The women's branches of the Dubai Islamic Bank feel more like spas than financial institutions. Clients at one branch in suburban Dubai lounge on sofas, flicking through magazines, nibbling dates and sipping coffee served from golden pots. Women from the Gulf wearing head-to-toe abayas sit beside Levantine businesswomen and Chinese expats in miniskirts. The tellers, bankers and wealth managers, like their clientele, are all female.
In Saudi Arabia, there have been female-only banks for decades — a reflection partly of Saudi women's wealth, partly of conservative attitudes toward them as precious creatures who need to be protected. But the past few years have seen women's banks and investment companies proliferate across the Middle East. Arab women, increasingly well educated and common in the workplace, are seeking financial independence. In the Gulf, flush with wealth from the oil and gas boom, they are looking to invest in more sophisticated vehicles than the traditional stashes for women's assets: banks and property. The Kuwait Stock Exchange has a women's floor; during the Arab stock boom of 2006, women in Dubai lobbied for their own corner on the stock exchange, complete with snacks and coffee service. And Saudi women now day-trade online in growing numbers. "Women are becoming more empowered in dealing with their wealth," says Shamsa Noor Ali Rashid, a board member of FORSA, a fund started by Dubai World last year exclusively for female investors.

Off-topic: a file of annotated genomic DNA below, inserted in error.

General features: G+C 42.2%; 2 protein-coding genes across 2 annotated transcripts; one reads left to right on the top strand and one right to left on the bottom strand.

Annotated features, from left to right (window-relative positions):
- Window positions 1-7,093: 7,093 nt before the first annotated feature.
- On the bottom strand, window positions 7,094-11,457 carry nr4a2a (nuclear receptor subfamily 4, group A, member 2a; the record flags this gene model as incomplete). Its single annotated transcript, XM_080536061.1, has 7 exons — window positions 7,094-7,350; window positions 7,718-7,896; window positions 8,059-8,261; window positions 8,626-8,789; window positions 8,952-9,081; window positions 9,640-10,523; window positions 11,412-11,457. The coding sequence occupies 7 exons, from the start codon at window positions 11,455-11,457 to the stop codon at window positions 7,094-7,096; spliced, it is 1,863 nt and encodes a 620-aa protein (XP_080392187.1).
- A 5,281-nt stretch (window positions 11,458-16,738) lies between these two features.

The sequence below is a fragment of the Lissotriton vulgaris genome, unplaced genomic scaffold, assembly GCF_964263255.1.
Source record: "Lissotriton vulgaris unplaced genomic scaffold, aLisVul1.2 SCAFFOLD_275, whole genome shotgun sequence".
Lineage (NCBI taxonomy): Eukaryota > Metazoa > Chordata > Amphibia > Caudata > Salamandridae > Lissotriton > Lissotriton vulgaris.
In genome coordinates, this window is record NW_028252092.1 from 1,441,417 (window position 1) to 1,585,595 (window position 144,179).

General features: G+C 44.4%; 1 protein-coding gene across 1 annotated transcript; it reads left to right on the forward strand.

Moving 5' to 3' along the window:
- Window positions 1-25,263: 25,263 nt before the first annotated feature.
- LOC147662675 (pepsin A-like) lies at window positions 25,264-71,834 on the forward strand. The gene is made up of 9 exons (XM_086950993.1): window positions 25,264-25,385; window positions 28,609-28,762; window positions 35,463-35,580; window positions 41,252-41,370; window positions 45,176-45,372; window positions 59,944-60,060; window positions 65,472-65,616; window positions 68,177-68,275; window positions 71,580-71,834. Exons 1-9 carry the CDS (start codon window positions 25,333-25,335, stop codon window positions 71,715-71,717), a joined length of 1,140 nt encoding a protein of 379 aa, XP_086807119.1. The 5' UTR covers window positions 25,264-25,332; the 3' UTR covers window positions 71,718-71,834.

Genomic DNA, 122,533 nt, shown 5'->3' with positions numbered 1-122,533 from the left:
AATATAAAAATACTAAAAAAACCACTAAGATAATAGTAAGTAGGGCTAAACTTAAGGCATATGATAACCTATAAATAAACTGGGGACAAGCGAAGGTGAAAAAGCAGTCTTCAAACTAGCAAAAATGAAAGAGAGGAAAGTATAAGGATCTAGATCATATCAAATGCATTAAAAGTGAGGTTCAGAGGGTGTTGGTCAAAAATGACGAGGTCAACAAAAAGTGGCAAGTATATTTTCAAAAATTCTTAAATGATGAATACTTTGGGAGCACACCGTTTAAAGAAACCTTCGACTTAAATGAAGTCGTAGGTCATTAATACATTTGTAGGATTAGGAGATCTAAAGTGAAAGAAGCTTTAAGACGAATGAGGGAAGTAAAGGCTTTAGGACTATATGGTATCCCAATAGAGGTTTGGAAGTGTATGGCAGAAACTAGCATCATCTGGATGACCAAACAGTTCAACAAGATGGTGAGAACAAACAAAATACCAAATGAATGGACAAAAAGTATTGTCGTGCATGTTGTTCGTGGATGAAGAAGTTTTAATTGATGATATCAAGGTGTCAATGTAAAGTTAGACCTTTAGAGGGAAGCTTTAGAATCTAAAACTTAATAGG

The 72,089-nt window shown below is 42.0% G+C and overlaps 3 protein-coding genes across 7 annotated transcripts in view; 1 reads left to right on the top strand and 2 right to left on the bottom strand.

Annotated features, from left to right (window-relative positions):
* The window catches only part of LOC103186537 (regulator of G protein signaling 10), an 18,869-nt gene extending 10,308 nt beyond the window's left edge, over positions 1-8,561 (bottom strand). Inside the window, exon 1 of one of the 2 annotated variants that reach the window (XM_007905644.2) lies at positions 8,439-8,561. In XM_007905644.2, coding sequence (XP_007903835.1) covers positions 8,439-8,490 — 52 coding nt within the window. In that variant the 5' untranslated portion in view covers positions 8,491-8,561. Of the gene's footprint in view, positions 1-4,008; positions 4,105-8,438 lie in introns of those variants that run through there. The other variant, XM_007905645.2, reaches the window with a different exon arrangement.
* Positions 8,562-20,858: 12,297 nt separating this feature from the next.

As a result, bankers and money managers — not traditionally associated with feminist causes — are helping to power the region's slow-burn gender revolution. Investment firms like Merrill Lynch and private banks like the Swiss firm Clariden Leu have targeted Gulf millionairesses, some flying advisers out for teach-ins. Arab banks have also homed in on working women, issuing them credit cards and loans for cars and apartments.
This all dovetails neatly with regional mantras about the need to empower women. "Middle Eastern society has come to terms with the fact that in order to develop, it has to walk the talk of liberalism," says Florence Eid, a Middle East partner at American hedge fund company Pantera Capital Management. Of course, the finance industry is driven by commercial imperatives, not social ones. "This is not about women's liberation," says Graham Bell, managing director of Bridge Partners, a wealth-management firm in Dubai. "It's about money."